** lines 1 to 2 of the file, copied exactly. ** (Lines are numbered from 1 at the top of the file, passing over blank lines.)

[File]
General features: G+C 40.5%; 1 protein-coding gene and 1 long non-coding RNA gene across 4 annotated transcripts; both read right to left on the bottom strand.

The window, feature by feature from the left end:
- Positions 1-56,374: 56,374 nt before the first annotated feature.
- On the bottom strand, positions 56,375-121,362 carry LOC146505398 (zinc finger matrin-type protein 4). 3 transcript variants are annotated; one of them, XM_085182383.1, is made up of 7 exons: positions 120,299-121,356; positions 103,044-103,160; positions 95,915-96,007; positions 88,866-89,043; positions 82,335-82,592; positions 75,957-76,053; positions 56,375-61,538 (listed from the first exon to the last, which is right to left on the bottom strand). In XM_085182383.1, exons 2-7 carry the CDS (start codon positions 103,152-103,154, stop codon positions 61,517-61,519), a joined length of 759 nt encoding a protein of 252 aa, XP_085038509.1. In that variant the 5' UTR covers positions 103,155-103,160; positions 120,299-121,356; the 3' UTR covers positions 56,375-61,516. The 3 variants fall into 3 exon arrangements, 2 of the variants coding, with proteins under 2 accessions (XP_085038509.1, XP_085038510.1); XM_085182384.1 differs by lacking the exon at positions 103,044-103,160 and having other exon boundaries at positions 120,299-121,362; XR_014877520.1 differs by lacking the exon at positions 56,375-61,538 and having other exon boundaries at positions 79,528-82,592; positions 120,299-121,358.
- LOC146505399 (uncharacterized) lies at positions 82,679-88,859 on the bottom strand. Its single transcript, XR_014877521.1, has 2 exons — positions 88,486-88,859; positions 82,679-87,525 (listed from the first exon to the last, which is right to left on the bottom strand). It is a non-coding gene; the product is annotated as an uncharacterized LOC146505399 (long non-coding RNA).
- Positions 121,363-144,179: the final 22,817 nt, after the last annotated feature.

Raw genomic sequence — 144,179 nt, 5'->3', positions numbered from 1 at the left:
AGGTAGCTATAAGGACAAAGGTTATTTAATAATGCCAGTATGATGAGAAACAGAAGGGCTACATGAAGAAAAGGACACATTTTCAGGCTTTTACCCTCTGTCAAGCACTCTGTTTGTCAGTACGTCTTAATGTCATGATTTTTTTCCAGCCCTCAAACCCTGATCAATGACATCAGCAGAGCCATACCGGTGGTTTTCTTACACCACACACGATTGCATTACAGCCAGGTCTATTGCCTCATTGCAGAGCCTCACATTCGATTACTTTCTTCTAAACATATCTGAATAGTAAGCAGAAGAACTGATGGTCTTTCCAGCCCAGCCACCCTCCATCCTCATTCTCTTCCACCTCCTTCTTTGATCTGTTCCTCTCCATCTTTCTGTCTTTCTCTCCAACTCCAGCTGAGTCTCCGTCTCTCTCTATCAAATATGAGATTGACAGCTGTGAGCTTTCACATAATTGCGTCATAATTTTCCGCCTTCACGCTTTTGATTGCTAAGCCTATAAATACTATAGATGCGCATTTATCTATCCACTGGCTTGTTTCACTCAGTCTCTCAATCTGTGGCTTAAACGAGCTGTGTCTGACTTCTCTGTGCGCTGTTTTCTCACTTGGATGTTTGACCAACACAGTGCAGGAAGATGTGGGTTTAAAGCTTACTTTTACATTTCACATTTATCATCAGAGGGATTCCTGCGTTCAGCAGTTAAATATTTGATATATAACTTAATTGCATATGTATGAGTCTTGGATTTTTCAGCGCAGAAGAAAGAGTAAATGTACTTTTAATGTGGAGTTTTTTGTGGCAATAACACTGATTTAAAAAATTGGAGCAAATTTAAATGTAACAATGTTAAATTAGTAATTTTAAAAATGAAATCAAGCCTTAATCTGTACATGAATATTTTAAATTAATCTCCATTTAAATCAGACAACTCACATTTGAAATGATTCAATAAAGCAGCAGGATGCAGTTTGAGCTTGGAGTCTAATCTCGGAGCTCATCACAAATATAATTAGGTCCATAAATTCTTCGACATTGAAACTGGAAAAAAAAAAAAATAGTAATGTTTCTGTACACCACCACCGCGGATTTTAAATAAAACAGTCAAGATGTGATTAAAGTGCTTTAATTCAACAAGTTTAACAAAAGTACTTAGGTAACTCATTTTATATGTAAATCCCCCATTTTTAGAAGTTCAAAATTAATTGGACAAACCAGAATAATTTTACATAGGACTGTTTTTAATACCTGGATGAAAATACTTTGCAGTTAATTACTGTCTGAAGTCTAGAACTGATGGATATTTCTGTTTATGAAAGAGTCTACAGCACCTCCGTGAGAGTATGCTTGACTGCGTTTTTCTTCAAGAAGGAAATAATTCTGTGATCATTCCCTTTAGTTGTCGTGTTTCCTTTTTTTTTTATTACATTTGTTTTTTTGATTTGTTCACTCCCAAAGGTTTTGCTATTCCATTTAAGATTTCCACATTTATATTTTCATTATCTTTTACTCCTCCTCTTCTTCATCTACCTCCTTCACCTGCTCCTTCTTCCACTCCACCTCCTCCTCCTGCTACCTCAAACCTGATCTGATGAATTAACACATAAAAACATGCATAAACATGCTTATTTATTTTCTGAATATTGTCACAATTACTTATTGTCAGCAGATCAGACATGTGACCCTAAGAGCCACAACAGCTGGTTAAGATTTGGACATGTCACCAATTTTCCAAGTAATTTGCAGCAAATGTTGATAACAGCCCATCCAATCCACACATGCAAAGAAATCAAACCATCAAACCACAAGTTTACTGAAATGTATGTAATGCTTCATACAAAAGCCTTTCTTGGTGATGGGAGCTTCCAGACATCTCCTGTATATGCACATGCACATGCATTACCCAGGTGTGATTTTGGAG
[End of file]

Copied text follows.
General features: G+C 40.5%; 1 protein-coding gene and 1 long non-coding RNA gene across 4 annotated transcripts; both read right to left on the bottom strand.

The window, feature by feature from the left end: